Cut, Copy, Paste

A myriad of progressive solutions for injured knees

Photo: Hannah Hardaway

Photo: Hannah Hardaway

(Ed’s note: An abridged version of this story originally appeared in the December 2011 issue of Powder. More knee procedures are listed below than in the original version.)

By Tess Weaver

In January 2009, Jen Hudak crashed at a World Cup halfpipe event in Park City, Utah, attempting a 720 and severely injured her knee. Unsatisfied with her first two diagnoses, Hudak visited Dr. Kevin Stone of the renowned Stone Clinic in San Francisco. He was the first to diagnose her posterolateral corner tear (along with a cartilage tear) and the doctor most confident she would make a 100-percent recovery.

Dr. Stone took healthy cartilage (stem cells) from the notch in Hudak’s femur (a non-weight bearing surface) and created a paste that was adhered to the lateral surface of her femur, where the cartilage was missing. The posterolateral corner of the knee, which causes instability, was reinforced with cadaver grafts, and her meniscus was repaired. Ten excruciating months of rehab later, Hudak won Winter X Games gold.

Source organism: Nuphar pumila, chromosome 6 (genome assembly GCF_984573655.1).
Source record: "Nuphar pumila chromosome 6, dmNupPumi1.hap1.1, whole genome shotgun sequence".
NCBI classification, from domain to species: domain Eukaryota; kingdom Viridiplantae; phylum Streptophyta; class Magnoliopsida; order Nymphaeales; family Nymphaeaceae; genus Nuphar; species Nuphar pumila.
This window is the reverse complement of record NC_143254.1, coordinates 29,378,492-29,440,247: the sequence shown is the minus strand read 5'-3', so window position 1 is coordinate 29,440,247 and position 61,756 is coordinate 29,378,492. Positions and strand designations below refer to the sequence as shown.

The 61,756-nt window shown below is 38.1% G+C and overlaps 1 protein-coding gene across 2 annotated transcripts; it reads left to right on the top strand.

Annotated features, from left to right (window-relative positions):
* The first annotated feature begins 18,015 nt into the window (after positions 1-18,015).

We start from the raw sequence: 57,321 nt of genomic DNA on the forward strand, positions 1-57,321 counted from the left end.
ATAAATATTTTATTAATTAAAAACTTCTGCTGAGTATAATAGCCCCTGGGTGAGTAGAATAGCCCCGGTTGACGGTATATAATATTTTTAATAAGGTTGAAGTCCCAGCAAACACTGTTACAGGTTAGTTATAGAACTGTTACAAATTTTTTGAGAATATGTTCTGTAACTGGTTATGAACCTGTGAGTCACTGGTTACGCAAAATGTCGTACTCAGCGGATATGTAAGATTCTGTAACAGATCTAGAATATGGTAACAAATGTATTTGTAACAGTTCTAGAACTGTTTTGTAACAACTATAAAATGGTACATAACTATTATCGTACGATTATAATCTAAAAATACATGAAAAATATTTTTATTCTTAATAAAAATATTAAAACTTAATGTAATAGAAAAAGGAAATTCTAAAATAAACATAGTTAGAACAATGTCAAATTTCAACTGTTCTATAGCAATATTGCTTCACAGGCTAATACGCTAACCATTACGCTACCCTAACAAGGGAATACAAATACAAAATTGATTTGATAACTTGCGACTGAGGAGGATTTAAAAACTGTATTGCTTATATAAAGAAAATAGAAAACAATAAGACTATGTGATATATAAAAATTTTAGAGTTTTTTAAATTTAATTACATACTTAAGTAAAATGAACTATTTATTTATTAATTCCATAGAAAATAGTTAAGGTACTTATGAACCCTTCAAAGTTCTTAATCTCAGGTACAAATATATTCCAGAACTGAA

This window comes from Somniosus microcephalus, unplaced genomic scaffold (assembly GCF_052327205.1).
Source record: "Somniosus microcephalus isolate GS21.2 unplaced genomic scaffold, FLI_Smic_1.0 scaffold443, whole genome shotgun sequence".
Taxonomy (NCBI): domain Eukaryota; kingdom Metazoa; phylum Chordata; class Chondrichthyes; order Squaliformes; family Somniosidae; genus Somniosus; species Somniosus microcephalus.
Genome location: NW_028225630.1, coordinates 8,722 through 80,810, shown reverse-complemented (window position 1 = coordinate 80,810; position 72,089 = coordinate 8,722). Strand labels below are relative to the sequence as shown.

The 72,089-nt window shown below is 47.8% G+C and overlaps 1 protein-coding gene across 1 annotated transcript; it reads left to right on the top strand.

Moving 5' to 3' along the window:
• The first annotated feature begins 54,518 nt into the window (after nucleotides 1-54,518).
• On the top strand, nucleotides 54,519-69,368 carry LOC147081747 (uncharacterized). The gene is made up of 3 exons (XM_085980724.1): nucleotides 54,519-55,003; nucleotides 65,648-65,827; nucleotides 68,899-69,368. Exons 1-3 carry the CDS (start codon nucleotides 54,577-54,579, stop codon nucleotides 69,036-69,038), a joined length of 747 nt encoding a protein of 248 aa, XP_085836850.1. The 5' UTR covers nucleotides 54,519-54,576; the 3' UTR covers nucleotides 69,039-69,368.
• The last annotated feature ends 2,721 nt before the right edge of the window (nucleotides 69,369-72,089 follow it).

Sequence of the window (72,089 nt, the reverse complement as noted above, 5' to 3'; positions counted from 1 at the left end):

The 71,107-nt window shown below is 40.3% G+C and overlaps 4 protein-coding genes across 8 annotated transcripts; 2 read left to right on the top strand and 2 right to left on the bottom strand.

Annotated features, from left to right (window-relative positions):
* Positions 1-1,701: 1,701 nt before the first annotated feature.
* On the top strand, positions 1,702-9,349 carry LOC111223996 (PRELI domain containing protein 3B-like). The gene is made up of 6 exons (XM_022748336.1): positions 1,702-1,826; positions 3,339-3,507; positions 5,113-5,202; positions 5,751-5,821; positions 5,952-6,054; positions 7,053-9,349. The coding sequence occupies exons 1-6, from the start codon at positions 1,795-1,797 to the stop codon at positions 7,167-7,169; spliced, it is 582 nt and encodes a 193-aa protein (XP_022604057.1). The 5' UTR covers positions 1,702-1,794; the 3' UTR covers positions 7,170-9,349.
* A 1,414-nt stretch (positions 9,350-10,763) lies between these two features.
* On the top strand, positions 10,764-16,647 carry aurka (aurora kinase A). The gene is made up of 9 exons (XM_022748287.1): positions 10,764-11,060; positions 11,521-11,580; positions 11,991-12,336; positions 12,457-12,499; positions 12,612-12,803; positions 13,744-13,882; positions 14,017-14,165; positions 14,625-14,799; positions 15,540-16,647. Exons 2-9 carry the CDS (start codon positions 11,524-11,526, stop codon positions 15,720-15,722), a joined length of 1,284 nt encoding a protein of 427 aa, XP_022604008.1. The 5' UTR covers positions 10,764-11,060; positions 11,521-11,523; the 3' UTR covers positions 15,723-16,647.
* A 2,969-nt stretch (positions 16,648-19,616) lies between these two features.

Orthopedic surgery has been evolving alongside skiing at a vigorous pace, yielding numerous cutting edge options that weren’t available to skiers even five years ago. “When tissues are injured or missing, we no longer harvest a patient’s own tissue,” says Stone. “Results from sterilized donor tissue have been exactly the same, but there is much less pain, less weakness and a quicker recovery.”